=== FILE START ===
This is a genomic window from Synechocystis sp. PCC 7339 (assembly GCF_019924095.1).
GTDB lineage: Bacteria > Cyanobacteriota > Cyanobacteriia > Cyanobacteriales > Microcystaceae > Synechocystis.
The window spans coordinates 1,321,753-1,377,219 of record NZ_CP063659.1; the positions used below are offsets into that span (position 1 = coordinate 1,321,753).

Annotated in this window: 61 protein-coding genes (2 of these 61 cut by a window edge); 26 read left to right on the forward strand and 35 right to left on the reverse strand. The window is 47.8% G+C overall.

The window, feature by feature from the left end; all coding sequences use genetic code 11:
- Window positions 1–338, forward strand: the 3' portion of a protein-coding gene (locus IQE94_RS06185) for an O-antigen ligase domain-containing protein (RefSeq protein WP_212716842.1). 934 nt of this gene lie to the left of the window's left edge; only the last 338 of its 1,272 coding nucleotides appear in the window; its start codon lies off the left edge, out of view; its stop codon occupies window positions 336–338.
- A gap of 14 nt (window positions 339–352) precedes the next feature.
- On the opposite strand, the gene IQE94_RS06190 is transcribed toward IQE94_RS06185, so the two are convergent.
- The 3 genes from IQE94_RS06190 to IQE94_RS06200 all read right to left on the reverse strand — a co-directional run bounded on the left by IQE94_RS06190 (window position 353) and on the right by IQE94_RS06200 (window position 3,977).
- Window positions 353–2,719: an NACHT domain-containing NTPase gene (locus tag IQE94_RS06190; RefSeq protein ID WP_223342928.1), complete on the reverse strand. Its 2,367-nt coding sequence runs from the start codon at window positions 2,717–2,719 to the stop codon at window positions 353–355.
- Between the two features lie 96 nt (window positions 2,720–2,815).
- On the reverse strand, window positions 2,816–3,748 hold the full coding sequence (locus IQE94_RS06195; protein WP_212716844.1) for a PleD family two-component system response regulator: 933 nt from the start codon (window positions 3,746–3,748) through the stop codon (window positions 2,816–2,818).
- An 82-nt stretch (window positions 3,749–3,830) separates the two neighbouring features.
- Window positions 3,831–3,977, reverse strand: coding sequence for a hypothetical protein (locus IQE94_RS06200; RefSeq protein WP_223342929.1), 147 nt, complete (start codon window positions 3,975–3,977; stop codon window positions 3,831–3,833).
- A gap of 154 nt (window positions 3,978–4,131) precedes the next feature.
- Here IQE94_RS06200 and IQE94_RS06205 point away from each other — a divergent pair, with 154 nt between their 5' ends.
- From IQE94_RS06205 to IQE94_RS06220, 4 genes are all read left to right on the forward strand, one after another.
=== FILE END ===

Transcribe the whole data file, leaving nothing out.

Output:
This is a genomic window from Synechocystis sp. PCC 7339 (assembly GCF_019924095.1).
GTDB lineage: Bacteria > Cyanobacteriota > Cyanobacteriia > Cyanobacteriales > Microcystaceae > Synechocystis.
The window spans coordinates 1,321,753-1,377,219 of record NZ_CP063659.1; the positions used below are offsets into that span (position 1 = coordinate 1,321,753).

Annotated in this window: 61 protein-coding genes (2 of these 61 cut by a window edge); 26 read left to right on the forward strand and 35 right to left on the reverse strand. The window is 47.8% G+C overall.

The window, feature by feature from the left end; all coding sequences use genetic code 11:
- Window positions 1–338, forward strand: the 3' portion of a protein-coding gene (locus IQE94_RS06185) for an O-antigen ligase domain-containing protein (RefSeq protein WP_212716842.1). 934 nt of this gene lie to the left of the window's left edge; only the last 338 of its 1,272 coding nucleotides appear in the window; its start codon lies off the left edge, out of view; its stop codon occupies window positions 336–338.
- A gap of 14 nt (window positions 339–352) precedes the next feature.
- On the opposite strand, the gene IQE94_RS06190 is transcribed toward IQE94_RS06185, so the two are convergent.
- The 3 genes from IQE94_RS06190 to IQE94_RS06200 all read right to left on the reverse strand — a co-directional run bounded on the left by IQE94_RS06190 (window position 353) and on the right by IQE94_RS06200 (window position 3,977).
- Window positions 353–2,719: an NACHT domain-containing NTPase gene (locus tag IQE94_RS06190; RefSeq protein ID WP_223342928.1), complete on the reverse strand. Its 2,367-nt coding sequence runs from the start codon at window positions 2,717–2,719 to the stop codon at window positions 353–355.
- Between the two features lie 96 nt (window positions 2,720–2,815).
- On the reverse strand, window positions 2,816–3,748 hold the full coding sequence (locus IQE94_RS06195; protein WP_212716844.1) for a PleD family two-component system response regulator: 933 nt from the start codon (window positions 3,746–3,748) through the stop codon (window positions 2,816–2,818).
- An 82-nt stretch (window positions 3,749–3,830) separates the two neighbouring features.
- Window positions 3,831–3,977, reverse strand: coding sequence for a hypothetical protein (locus IQE94_RS06200; RefSeq protein WP_223342929.1), 147 nt, complete (start codon window positions 3,975–3,977; stop codon window positions 3,831–3,833).
- A gap of 154 nt (window positions 3,978–4,131) precedes the next feature.
- Here IQE94_RS06200 and IQE94_RS06205 point away from each other — a divergent pair, with 154 nt between their 5' ends.
- From IQE94_RS06205 to IQE94_RS06220, 4 genes are all read left to right on the forward strand, one after another.